ASL Board Holds Annual Meeting, Reelects Chairman Ike Gulas

Ike Gulas | Chairman, AHEPA Senior Living

FISHERS, Ind.- The AHEPA Senior Living (ASL) Board of Directors reelected Attorney Ike Gulas, Birmingham, Ala., to a second term as chairman of the board, July 23, 2023, during its annual board meeting in Las Vegas, Nev. Gulas has served on ASL’s board for more than 25 years.

“I am humbled by the confidence placed in me by my fellow board members and consider myself fortunate to work with AHEPA Senior Living as it furthers its mission of providing dignified affordable senior housing and quality aging services to those who need it.” Gulas said. “It is an exciting time of growth for AHEPA Senior Living, and I look forward to helping it achieve its goals. Our board looks forward to working with President and CEO Steve Beck, and the executive team, to meet our mission. Together we will meet the challenges the future holds.”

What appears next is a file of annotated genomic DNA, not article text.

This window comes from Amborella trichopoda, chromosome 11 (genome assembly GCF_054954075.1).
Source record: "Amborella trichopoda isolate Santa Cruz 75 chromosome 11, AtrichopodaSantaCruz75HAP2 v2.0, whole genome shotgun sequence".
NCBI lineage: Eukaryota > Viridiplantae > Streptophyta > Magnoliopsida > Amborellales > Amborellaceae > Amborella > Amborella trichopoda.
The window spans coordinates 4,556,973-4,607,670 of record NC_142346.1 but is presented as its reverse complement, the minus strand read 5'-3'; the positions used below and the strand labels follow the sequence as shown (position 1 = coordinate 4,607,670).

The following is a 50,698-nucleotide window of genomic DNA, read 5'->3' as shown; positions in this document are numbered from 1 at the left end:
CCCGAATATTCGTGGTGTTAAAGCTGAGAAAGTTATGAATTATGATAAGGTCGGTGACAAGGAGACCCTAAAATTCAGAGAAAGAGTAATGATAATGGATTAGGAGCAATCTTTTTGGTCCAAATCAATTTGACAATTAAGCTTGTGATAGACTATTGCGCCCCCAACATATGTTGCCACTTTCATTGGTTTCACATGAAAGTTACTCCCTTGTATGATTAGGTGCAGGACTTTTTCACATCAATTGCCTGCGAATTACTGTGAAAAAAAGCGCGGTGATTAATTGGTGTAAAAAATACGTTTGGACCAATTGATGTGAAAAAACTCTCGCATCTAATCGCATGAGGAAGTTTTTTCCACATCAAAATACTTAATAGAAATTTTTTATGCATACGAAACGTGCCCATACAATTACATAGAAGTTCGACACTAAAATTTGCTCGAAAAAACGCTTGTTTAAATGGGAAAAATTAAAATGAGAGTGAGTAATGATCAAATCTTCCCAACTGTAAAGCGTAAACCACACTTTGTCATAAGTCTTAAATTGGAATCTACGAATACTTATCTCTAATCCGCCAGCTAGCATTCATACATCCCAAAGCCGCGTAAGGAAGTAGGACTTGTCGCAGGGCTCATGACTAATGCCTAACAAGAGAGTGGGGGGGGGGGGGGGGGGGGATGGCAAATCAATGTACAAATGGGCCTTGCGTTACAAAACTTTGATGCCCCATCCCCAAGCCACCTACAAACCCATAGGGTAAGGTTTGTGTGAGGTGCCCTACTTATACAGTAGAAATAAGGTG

“Ike’s contributions as a board member for decades have been critical to our position in the affordable independent and affordable assisted living markets,” Beck said. “We look forward to working with Ike and the entire board of directors, including the board’s newly elected officers and executive committee. We had an almost near perfect turnout of board participation in Las Vegas and that is a testament to the high level of energy and passion this board brings to the table.”

Board Executive Officers

In addition to Gulas, the ASL Board of Directors officers are: Vice Chairman John Zourzoukis, Columbia, S.C.; Secretary Demetrios “Jimmy” Makris, New Port Richey, Fla.; and Treasurer Michael Pihakis, Bridgeville, Pa. Gulas also appointed board member, Attorney Christ Coumanis, Daphne, Ala., as counsel to the board.

Executive Committee Members